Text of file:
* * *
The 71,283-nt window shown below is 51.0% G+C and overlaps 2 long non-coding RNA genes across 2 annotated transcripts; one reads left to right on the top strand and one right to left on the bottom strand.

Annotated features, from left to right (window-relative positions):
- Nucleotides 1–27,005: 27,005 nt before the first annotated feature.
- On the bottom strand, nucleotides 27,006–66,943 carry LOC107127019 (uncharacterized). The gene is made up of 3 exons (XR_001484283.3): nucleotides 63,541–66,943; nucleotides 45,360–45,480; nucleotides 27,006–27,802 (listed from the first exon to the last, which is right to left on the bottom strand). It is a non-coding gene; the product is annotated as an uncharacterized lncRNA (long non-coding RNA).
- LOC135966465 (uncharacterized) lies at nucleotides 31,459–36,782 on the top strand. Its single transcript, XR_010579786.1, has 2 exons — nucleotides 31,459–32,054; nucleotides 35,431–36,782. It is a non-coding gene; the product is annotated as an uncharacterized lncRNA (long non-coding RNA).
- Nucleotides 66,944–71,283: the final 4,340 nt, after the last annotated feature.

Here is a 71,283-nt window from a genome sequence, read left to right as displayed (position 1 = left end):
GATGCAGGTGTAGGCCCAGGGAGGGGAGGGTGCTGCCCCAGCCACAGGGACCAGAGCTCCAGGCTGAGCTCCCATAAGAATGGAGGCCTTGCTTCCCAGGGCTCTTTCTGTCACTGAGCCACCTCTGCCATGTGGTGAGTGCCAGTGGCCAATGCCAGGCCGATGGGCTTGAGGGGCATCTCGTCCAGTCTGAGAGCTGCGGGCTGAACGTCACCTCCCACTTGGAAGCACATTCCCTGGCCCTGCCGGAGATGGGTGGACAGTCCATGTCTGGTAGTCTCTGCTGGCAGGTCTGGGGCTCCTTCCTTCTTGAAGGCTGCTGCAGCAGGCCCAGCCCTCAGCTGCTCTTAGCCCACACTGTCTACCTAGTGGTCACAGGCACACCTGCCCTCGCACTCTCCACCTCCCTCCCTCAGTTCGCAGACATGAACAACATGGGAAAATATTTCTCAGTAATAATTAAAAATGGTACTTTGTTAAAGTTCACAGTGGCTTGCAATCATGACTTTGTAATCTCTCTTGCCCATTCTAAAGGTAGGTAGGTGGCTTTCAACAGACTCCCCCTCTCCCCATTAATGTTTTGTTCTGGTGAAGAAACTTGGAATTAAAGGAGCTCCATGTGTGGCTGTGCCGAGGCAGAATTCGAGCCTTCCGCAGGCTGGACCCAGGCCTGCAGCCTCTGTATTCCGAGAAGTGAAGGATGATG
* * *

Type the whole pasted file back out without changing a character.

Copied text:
The 71,283-nt window shown below is 51.0% G+C and overlaps 2 long non-coding RNA genes across 2 annotated transcripts; one reads left to right on the top strand and one right to left on the bottom strand.

Annotated features, from left to right (window-relative positions):
- Nucleotides 1–27,005: 27,005 nt before the first annotated feature.
- On the bottom strand, nucleotides 27,006–66,943 carry LOC107127019 (uncharacterized). The gene is made up of 3 exons (XR_001484283.3): nucleotides 63,541–66,943; nucleotides 45,360–45,480; nucleotides 27,006–27,802 (listed from the first exon to the last, which is right to left on the bottom strand). It is a non-coding gene; the product is annotated as an uncharacterized lncRNA (long non-coding RNA).
- LOC135966465 (uncharacterized) lies at nucleotides 31,459–36,782 on the top strand. Its single transcript, XR_010579786.1, has 2 exons — nucleotides 31,459–32,054; nucleotides 35,431–36,782. It is a non-coding gene; the product is annotated as an uncharacterized lncRNA (long non-coding RNA).
- Nucleotides 66,944–71,283: the final 4,340 nt, after the last annotated feature.

Here is a 71,283-nt window from a genome sequence, read left to right as displayed (position 1 = left end):
GATGCAGGTGTAGGCCCAGGGAGGGGAGGGTGCTGCCCCAGCCACAGGGACCAGAGCTCCAGGCTGAGCTCCCATAAGAATGGAGGCCTTGCTTCCCAGGGCTCTTTCTGTCACTGAGCCACCTCTGCCATGTGGTGAGTGCCAGTGGCCAATGCCAGGCCGATGGGCTTGAGGGGCATCTCGTCCAGTCTGAGAGCTGCGGGCTGAACGTCACCTCCCACTTGGAAGCACATTCCCTGGCCCTGCCGGAGATGGGTGGACAGTCCATGTCTGGTAGTCTCTGCTGGCAGGTCTGGGGCTCCTTCCTTCTTGAAGGCTGCTGCAGCAGGCCCAGCCCTCAGCTGCTCTTAGCCCACACTGTCTACCTAGTGGTCACAGGCACACCTGCCCTCGCACTCTCCACCTCCCTCCCTCAGTTCGCAGACATGAACAACATGGGAAAATATTTCTCAGTAATAATTAAAAATGGTACTTTGTTAAAGTTCACAGTGGCTTGCAATCATGACTTTGTAATCTCTCTTGCCCATTCTAAAGGTAGGTAGGTGGCTTTCAACAGACTCCCCCTCTCCCCATTAATGTTTTGTTCTGGTGAAGAAACTTGGAATTAAAGGAGCTCCATGTGTGGCTGTGCCGAGGCAGAATTCGAGCCTTCCGCAGGCTGGACCCAGGCCTGCAGCCTCTGTATTCCGAGAAGTGAAGGATGATG